Millions of tons of organic carbon and methane beneath the Arctic Ocean thaw out and ooze to the surface each year. And climate change could speed up this release of greenhouse gases, new research suggests.
The carbon tied up in organic matter and methane (a carbon atom bound to four hydrogen atoms) are currently trapped in subsea permafrost, which is frozen sediment that became covered by 390 feet (120 meters) of seawater toward the end of the Paleolithic ice age about 18,000 to 14,000 years ago, according to the U. S. Geological Survey (USGS). Most subsea permafrost sits on the continental shelf under the Arctic Ocean, said study author Sayedeh Sara Sayedi, a doctoral student in the department of plant and wildlife science at Brigham Young University in Salt Lake City.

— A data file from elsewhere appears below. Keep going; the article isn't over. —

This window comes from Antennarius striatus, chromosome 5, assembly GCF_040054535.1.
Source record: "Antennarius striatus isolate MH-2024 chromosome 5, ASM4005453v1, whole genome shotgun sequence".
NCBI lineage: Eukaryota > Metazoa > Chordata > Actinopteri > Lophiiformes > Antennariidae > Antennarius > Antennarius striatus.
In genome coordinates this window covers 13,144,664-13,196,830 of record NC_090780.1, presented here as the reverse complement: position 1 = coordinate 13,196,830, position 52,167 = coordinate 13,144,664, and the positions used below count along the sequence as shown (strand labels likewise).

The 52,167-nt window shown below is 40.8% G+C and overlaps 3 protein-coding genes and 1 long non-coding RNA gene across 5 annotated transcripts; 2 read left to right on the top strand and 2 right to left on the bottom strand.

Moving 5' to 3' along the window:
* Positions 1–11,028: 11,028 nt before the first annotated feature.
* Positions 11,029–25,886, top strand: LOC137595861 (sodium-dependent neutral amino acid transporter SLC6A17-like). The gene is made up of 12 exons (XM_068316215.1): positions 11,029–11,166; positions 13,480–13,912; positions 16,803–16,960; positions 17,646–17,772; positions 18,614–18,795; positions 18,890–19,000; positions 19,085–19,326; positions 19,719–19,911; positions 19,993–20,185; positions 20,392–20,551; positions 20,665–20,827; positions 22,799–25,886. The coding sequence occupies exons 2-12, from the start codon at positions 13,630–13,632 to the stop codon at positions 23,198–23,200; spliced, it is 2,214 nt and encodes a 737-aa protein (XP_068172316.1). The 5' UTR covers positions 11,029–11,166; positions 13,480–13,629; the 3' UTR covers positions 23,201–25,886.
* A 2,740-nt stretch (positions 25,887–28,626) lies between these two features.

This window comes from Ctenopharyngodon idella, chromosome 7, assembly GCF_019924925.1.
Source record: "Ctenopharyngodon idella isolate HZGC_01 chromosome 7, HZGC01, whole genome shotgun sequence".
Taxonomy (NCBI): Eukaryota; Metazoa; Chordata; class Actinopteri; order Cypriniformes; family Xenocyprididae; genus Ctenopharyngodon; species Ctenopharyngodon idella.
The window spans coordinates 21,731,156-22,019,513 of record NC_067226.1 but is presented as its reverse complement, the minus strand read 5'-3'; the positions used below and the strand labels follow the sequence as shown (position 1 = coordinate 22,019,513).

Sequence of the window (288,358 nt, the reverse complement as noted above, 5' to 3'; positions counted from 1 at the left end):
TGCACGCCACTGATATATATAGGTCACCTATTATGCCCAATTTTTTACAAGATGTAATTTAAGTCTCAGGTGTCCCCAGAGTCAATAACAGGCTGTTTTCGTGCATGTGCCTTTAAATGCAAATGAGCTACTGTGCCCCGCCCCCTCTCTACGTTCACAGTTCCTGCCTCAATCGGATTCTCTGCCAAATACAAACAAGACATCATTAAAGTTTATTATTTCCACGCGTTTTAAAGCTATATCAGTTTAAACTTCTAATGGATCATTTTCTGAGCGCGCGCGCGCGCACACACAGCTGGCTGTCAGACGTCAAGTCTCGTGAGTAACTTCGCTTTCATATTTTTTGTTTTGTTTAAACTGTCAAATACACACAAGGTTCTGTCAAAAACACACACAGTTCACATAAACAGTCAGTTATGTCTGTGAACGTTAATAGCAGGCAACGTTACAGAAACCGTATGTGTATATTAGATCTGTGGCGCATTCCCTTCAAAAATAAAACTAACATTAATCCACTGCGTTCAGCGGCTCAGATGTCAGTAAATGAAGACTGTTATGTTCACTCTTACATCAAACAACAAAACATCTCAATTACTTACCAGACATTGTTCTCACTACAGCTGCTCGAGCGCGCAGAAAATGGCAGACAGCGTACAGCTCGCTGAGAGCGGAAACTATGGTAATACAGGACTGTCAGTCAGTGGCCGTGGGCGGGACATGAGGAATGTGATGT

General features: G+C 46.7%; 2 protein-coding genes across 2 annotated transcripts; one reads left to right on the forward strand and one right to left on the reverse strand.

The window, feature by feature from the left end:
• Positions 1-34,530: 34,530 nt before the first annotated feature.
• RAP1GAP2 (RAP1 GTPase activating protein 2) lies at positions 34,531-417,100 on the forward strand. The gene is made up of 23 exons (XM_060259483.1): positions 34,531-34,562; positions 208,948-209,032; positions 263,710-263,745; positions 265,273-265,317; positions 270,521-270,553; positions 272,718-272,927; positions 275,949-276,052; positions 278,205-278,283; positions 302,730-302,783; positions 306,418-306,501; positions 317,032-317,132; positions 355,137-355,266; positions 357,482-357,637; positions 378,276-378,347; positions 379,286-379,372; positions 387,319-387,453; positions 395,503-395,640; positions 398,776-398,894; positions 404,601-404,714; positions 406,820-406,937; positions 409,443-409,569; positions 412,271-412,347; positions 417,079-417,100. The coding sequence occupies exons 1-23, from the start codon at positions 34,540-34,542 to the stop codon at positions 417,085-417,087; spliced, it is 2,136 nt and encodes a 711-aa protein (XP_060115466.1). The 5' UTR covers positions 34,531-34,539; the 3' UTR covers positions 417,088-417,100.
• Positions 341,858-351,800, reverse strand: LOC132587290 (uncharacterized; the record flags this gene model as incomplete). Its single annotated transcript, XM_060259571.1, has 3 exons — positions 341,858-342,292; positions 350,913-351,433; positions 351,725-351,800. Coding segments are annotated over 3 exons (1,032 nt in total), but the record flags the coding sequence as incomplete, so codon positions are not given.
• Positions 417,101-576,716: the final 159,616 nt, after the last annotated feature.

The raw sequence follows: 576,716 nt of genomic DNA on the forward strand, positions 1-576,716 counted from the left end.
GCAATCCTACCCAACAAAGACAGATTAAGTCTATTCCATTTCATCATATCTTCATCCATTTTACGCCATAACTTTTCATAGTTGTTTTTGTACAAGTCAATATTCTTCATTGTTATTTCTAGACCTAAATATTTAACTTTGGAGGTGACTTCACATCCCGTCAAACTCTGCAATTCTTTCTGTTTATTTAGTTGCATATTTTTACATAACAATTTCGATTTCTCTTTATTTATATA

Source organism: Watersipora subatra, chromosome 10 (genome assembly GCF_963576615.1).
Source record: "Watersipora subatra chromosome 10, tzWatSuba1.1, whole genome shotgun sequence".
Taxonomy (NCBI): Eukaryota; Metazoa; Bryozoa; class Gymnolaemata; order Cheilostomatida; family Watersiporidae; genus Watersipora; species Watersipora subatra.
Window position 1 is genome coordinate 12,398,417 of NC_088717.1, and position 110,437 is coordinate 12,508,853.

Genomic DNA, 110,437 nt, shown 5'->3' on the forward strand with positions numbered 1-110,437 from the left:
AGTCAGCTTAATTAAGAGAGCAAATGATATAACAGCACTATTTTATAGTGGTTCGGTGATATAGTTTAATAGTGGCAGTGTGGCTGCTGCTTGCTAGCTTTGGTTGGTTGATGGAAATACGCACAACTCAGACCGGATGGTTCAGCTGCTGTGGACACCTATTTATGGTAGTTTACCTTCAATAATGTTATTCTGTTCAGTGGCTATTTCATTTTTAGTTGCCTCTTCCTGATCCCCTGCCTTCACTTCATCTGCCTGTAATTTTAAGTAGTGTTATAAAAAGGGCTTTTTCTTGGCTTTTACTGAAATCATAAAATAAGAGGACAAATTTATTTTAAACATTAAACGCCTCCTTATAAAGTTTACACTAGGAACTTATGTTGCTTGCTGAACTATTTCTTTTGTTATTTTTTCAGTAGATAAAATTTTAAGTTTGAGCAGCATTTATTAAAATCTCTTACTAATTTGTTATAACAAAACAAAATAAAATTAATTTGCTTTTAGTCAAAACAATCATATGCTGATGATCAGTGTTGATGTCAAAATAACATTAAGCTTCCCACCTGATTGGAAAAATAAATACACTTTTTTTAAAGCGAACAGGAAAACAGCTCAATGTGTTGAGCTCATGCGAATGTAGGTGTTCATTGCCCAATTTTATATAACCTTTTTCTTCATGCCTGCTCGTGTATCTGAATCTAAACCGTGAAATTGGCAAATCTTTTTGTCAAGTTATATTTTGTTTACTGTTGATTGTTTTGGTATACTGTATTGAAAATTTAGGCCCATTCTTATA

Because that sediment is in such an inaccessible spot, there’s only a little bit of patchy data on how much carbon and methane lie buried there and how quickly those gases are escaping into the ocean and atmosphere above, Sayedi added.